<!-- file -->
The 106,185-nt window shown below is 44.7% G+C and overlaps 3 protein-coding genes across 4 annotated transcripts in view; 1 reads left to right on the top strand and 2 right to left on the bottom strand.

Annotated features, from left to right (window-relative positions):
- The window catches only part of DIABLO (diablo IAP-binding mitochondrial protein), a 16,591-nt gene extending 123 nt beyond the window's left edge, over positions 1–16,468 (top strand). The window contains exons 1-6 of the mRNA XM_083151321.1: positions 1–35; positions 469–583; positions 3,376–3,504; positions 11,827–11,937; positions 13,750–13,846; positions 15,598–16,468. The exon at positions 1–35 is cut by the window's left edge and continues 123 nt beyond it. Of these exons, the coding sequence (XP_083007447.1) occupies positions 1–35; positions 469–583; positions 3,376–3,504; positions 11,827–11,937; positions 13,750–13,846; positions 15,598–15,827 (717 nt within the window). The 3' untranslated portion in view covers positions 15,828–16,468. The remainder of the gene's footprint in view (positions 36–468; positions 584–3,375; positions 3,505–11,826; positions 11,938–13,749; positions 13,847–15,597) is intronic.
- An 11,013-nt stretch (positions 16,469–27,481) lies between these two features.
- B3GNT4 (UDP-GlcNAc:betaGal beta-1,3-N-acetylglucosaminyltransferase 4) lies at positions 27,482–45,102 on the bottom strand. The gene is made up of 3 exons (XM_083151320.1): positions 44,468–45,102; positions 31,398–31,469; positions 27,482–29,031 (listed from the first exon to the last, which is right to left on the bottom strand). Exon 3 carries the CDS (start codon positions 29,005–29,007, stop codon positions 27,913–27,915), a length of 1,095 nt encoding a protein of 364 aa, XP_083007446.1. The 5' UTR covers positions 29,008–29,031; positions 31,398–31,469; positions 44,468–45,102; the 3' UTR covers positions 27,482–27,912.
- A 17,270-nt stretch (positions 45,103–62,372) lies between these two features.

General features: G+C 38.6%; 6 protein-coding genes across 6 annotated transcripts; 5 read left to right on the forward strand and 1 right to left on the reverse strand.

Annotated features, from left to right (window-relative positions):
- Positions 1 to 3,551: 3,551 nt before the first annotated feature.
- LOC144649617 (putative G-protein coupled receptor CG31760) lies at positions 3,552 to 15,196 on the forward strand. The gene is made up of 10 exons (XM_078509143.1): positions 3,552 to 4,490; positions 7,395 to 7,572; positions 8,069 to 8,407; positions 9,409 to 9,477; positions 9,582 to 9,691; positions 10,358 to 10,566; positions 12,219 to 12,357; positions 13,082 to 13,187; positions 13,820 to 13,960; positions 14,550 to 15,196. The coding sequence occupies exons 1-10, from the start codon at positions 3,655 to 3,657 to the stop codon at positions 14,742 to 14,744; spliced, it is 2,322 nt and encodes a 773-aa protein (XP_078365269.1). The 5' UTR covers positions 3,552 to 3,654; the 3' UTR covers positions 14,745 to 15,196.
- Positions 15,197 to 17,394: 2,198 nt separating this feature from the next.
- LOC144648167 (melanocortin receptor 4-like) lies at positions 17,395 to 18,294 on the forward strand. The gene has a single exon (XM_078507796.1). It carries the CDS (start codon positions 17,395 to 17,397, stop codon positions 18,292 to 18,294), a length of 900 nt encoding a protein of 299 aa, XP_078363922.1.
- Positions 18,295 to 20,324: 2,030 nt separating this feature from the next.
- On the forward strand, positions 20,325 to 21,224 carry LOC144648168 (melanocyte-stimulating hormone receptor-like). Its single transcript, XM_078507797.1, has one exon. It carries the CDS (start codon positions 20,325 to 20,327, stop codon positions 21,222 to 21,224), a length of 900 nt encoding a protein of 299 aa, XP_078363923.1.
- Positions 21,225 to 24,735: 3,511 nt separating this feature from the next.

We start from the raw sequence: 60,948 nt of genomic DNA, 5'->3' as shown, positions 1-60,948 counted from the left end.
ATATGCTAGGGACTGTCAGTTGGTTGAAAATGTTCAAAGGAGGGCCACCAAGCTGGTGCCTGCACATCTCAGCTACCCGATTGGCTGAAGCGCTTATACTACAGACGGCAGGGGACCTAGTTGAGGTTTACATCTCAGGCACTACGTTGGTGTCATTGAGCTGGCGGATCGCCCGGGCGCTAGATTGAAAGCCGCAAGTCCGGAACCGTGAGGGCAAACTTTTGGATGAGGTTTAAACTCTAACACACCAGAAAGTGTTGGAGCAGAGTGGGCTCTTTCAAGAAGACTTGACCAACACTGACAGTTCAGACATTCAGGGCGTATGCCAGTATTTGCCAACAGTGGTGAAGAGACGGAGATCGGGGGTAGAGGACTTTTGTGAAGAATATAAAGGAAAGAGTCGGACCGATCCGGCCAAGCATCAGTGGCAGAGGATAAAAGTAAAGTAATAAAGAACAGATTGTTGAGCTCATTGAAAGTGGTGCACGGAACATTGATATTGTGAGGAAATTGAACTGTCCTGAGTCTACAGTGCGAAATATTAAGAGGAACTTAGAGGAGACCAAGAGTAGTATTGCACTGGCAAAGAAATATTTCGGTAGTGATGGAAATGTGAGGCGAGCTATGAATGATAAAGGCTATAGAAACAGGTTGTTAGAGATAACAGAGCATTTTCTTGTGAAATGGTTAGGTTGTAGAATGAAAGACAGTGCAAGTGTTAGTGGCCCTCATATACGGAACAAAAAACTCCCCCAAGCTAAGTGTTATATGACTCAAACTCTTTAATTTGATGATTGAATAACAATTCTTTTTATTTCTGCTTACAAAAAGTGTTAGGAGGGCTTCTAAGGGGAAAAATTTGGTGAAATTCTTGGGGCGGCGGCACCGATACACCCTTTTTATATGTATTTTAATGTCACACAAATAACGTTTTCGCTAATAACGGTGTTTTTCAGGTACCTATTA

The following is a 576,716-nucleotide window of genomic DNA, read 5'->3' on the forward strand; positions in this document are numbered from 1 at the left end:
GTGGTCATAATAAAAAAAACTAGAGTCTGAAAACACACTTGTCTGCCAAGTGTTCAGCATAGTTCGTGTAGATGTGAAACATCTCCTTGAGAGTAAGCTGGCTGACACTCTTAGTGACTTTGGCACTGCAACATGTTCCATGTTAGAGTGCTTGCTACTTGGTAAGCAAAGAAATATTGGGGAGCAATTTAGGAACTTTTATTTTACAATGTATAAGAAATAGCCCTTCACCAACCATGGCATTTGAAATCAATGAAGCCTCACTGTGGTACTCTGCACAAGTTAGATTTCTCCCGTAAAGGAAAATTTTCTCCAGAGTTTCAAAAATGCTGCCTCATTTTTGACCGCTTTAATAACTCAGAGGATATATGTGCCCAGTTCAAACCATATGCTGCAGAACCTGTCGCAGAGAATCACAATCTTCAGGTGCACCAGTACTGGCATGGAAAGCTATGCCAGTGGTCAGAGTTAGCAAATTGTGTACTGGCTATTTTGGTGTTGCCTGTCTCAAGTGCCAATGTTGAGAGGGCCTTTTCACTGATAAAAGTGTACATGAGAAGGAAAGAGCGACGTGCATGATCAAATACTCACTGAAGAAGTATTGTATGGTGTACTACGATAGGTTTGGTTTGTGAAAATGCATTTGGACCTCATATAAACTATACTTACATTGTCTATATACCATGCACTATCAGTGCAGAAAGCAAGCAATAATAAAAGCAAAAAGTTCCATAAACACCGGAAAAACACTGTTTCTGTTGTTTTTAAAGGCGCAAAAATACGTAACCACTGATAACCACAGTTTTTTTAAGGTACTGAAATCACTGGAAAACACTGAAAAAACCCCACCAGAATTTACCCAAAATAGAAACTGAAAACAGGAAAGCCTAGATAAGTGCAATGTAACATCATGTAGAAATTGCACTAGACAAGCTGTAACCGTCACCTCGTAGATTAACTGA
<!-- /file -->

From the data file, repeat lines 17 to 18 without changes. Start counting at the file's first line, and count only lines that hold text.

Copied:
ATATGCTAGGGACTGTCAGTTGGTTGAAAATGTTCAAAGGAGGGCCACCAAGCTGGTGCCTGCACATCTCAGCTACCCGATTGGCTGAAGCGCTTATACTACAGACGGCAGGGGACCTAGTTGAGGTTTACATCTCAGGCACTACGTTGGTGTCATTGAGCTGGCGGATCGCCCGGGCGCTAGATTGAAAGCCGCAAGTCCGGAACCGTGAGGGCAAACTTTTGGATGAGGTTTAAACTCTAACACACCAGAAAGTGTTGGAGCAGAGTGGGCTCTTTCAAGAAGACTTGACCAACACTGACAGTTCAGACATTCAGGGCGTATGCCAGTATTTGCCAACAGTGGTGAAGAGACGGAGATCGGGGGTAGAGGACTTTTGTGAAGAATATAAAGGAAAGAGTCGGACCGATCCGGCCAAGCATCAGTGGCAGAGGATAAAAGTAAAGTAATAAAGAACAGATTGTTGAGCTCATTGAAAGTGGTGCACGGAACATTGATATTGTGAGGAAATTGAACTGTCCTGAGTCTACAGTGCGAAATATTAAGAGGAACTTAGAGGAGACCAAGAGTAGTATTGCACTGGCAAAGAAATATTTCGGTAGTGATGGAAATGTGAGGCGAGCTATGAATGATAAAGGCTATAGAAACAGGTTGTTAGAGATAACAGAGCATTTTCTTGTGAAATGGTTAGGTTGTAGAATGAAAGACAGTGCAAGTGTTAGTGGCCCTCATATACGGAACAAAAAACTCCCCCAAGCTAAGTGTTATATGACTCAAACTCTTTAATTTGATGATTGAATAACAATTCTTTTTATTTCTGCTTACAAAAAGTGTTAGGAGGGCTTCTAAGGGGAAAAATTTGGTGAAATTCTTGGGGCGGCGGCACCGATACACCCTTTTTATATGTATTTTAATGTCACACAAATAACGTTTTCGCTAATAACGGTGTTTTTCAGGTACCTATTA

The following is a 576,716-nucleotide window of genomic DNA, read 5'->3' on the forward strand; positions in this document are numbered from 1 at the left end: